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Ithronian Adventures

There was to be a wedding, with invitations sent to some members of the adventuring community. But at the last moment a decree appeared on behalf of the Thane which stated the wedding was not to take place. What is going on in the hills around Sigmundside?


Gathering at the hiring square Father Caudicus of Sidhe informed the adventurers that the Thane’s decree had to be delivered to Master Drah Roarie in his halls north of the village of Sigmundside, home of Lord Oliver Sigmund and his daughter Lucrezia. But Defender Tungdil has another, more pressing concern and he needed the help of adventurers!

The adventurers who travelled with him were:

  • Finn of the Scouts Guild;
  • Pirran Lanistly of the School of Thaumaturgy;
  • Dame Ellen Ivers of the Knightly Templar Order; Sister Gimris of the Holy Crowan Roses; Lady-Knight Judith Tirel, Feudal Vassal;
  • Defender Tungdil Stonehammer of Tralda; Mother Kate of Vleybor;

Accepting the scroll the company headed for Sigmundside and the mire beyond. Here they were met by a dwarf who insisted that those wishing to travel to Drah Roarie’s Hall had to be blindfolded so they would not learn the way. Judith obeyed, bound by her oaths, but it did not take long for the smell of rot and the purring squelch of their ‘ferryman’ to tell her they were being guided by marshkin. Her hand holding onto Tungdil’s axe haft or shoulder, she walked blindly through the darkness, biting back the fear that threatened to choke her in the silence. Some of her companions sang or talked to each other, drawing comfort from hearing the others around them.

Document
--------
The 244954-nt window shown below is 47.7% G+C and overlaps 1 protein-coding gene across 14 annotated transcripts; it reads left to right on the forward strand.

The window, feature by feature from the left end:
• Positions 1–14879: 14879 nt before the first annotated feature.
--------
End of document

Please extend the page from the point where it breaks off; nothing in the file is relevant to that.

Eventually they came to the end of their journey and removed their blindfolds. Demanding to speak with Drah Roarie they were led to his hall and into a chamber at the back – Judith, Kate and Pirran going ahead as Tundgil was stopped in his tracks at the sight of a Bequifisian shrine. As Tungdil puzzled over the dark shrine, Judith was confused as a dwarf gestured at a husk of flesh and bones lying as if dead in the corner of the room. He was in the dreaming, the dwarf told them, and the only way to meet him was to enter the dreaming too – or so he said as he offered them a goblet filled with a strange brew. Before Judith took the cup Pirran looked it over and advised that it contained alchemy but he was not at all sure. Taking the cup before he could stop her, Judith drank the brew and fell to the ground as her dreaming self walked on to meet the mysterious Drah Roarie. Kate and Pirran tried to rouse her, but Judith met with the dwarf and gave him the decree informing him that his marriage was off. At this news the dwarf threatened them with trapping them in the area unless the marriage went ahead, which only made Judith dig in her heels and demand to speak with the bride. How did she know that this dreaming shape was what the young woman had met? How did she know if the noblewoman knew the truth of the situation, or was even in her own frame of mind free from entrancement or enchantment? But before she could get the answers she sought she was dragged back into her waking body. But at least the message had been relayed.